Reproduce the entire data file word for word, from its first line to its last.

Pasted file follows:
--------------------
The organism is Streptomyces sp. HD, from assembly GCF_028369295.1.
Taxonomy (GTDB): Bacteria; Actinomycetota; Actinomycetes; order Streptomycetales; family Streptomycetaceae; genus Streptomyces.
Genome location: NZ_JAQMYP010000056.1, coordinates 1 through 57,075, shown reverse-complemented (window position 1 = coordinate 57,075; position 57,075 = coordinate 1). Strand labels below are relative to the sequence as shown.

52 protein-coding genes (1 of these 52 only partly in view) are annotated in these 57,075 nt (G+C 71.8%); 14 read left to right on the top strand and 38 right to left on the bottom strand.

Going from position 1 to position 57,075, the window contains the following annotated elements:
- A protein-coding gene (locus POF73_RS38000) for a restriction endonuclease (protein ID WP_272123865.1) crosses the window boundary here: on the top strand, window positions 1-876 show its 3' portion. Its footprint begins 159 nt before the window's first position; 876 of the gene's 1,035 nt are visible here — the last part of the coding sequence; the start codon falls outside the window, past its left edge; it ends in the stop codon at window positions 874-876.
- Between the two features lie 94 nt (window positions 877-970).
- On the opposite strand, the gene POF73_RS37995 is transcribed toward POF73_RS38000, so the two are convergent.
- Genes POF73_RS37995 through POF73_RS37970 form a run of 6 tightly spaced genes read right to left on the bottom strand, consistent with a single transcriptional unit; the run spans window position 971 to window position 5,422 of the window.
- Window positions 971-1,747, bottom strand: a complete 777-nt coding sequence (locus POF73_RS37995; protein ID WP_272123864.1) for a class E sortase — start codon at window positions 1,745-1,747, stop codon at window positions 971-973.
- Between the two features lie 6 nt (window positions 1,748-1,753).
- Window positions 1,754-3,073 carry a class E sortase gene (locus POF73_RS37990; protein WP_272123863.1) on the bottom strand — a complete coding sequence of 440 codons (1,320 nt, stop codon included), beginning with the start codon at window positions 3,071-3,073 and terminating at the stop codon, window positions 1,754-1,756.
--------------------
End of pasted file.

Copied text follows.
The organism is Streptomyces sp. HD, from assembly GCF_028369295.1.
Taxonomy (GTDB): Bacteria; Actinomycetota; Actinomycetes; order Streptomycetales; family Streptomycetaceae; genus Streptomyces.
Genome location: NZ_JAQMYP010000056.1, coordinates 1 through 57,075, shown reverse-complemented (window position 1 = coordinate 57,075; position 57,075 = coordinate 1). Strand labels below are relative to the sequence as shown.

52 protein-coding genes (1 of these 52 only partly in view) are annotated in these 57,075 nt (G+C 71.8%); 14 read left to right on the top strand and 38 right to left on the bottom strand.

Going from position 1 to position 57,075, the window contains the following annotated elements:
- A protein-coding gene (locus POF73_RS38000) for a restriction endonuclease (protein ID WP_272123865.1) crosses the window boundary here: on the top strand, window positions 1-876 show its 3' portion. Its footprint begins 159 nt before the window's first position; 876 of the gene's 1,035 nt are visible here — the last part of the coding sequence; the start codon falls outside the window, past its left edge; it ends in the stop codon at window positions 874-876.
- Between the two features lie 94 nt (window positions 877-970).
- On the opposite strand, the gene POF73_RS37995 is transcribed toward POF73_RS38000, so the two are convergent.
- Genes POF73_RS37995 through POF73_RS37970 form a run of 6 tightly spaced genes read right to left on the bottom strand, consistent with a single transcriptional unit; the run spans window position 971 to window position 5,422 of the window.
- Window positions 971-1,747, bottom strand: a complete 777-nt coding sequence (locus POF73_RS37995; protein ID WP_272123864.1) for a class E sortase — start codon at window positions 1,745-1,747, stop codon at window positions 971-973.
- Between the two features lie 6 nt (window positions 1,748-1,753).
- Window positions 1,754-3,073 carry a class E sortase gene (locus POF73_RS37990; protein WP_272123863.1) on the bottom strand — a complete coding sequence of 440 codons (1,320 nt, stop codon included), beginning with the start codon at window positions 3,071-3,073 and terminating at the stop codon, window positions 1,754-1,756.